[WHY] The unvaccinated in Korea and how they deal with the vaccine pass
“Even when I go to a restaurant by myself, people like the employees whisper around me after noticing that I am unvaccinated,” Oh told the Korea JoongAng Daily. “It’s not like I did anything wrong, but it seems like people are treating me like a criminal.”
Oh did receive her first vaccine, but found out that she was pregnant one day before the appointment for her second jab. She chose not to get the second shot since she was advised by her doctor to not get it, concerning potential effects it could have on the baby.
Oh is one of approximately 2.3 million people in Korea, or 5.3 percent of the country’s population aged 18 or above, who are unvaccinated, according to the Health Ministry.
The unvaccinated adults have been essentially barred from public facilities including indoor gyms, bars and clubs from November, and then additionally banned from theaters and museums from mid-December, as Korea began expanding its vaccine pass system amid its worst and longest wave of the pandemic. They are allowed to eat alone at restaurants and cafes, but there have been reported cases of unvaccinated people being turned away at the door even if they're alone. The pass system for those aged 12 to 18 was waived until March 1, and recently halted indefinitely by a local court at certain venues.
The vaccine pass system requires full inoculation, proven with a QR code, or a negative PCR test. The PCR test is valid until midnight two days after receiving the result via text message.
Starting Jan. 10, the unvaccinated in Korea were also barred from large supermarkets and department stores — specifically, those larger than 3,000 square meters (32,300 square feet).
There has been increasing public backlash against the system recently, with around 1,000 doctors and other professionals filing a case to a local court to stop expanding the vaccine passes, which they said infringe on the "basic rights of the people."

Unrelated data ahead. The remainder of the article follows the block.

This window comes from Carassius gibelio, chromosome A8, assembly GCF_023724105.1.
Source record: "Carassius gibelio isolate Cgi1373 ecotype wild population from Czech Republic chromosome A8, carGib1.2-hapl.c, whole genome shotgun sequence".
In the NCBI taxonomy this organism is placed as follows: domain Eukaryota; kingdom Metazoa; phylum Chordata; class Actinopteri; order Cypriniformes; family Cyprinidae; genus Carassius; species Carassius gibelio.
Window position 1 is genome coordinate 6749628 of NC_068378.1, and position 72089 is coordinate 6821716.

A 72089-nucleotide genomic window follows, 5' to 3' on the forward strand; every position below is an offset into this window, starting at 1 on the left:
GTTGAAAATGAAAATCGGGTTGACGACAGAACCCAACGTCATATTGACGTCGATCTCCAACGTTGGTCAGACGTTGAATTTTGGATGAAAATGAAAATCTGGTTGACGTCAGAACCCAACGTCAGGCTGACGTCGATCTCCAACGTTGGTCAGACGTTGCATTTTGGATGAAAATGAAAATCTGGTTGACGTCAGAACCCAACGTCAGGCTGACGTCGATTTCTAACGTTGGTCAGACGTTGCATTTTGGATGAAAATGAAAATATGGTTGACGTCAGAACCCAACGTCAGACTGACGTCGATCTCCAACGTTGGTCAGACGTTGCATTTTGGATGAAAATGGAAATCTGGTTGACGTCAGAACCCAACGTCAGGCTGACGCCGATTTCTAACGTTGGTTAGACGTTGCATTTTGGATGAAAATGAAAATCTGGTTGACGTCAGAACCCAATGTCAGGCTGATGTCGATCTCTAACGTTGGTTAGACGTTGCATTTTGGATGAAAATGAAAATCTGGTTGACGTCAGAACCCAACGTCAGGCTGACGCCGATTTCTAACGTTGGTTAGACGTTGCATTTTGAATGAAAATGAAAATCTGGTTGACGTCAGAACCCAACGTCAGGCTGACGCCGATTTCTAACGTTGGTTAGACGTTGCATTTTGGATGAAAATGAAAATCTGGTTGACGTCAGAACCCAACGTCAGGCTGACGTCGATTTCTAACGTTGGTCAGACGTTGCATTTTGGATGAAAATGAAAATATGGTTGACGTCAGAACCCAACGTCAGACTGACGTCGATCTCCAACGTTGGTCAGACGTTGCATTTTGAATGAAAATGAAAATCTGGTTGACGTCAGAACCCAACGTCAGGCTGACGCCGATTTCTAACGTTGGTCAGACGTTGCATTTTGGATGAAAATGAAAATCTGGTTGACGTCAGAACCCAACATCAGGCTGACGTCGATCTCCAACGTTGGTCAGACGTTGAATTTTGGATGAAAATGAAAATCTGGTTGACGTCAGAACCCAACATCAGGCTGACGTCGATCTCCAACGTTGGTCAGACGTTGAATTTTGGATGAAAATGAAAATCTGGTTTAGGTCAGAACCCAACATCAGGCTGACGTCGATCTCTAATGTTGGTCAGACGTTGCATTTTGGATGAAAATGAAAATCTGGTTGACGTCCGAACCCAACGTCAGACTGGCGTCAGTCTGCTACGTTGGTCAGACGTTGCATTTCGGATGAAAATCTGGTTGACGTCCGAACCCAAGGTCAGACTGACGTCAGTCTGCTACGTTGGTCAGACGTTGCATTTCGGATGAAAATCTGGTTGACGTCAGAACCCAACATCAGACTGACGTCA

The court announced its decision on Friday to place a temporary halt on the system across large-sized supermarkets and department stores, but only those in Seoul.
The Korea JoongAng Daily reached out to some of the unvaccinated in the country to get to the source and find out what is stopping them from getting vaccinated and hear about some of the challenges they’ve faced as a result.
Ko Yu-bin, a 25-year-old office worker in Pangyo, Gyeonggi, noticed her eyesight worsened after she was administered her first shot in early December.
“Everything is so blurry, and it never gets better,” Ko said. “I don't think I can get another vaccine, I’m so scared.”
Ko visited a hospital and took an M.R.I. but was told by the doctor that there is nothing wrong with her eyes. She then made an appointment at a bigger hospital to take a CT scan to see if anything is wrong with her nervous system.
“I can’t even be included in the vaccine pass exemption list because I don’t have a doctor’s note. But I can definitely feel that something went wrong after the first shot,” Ko said.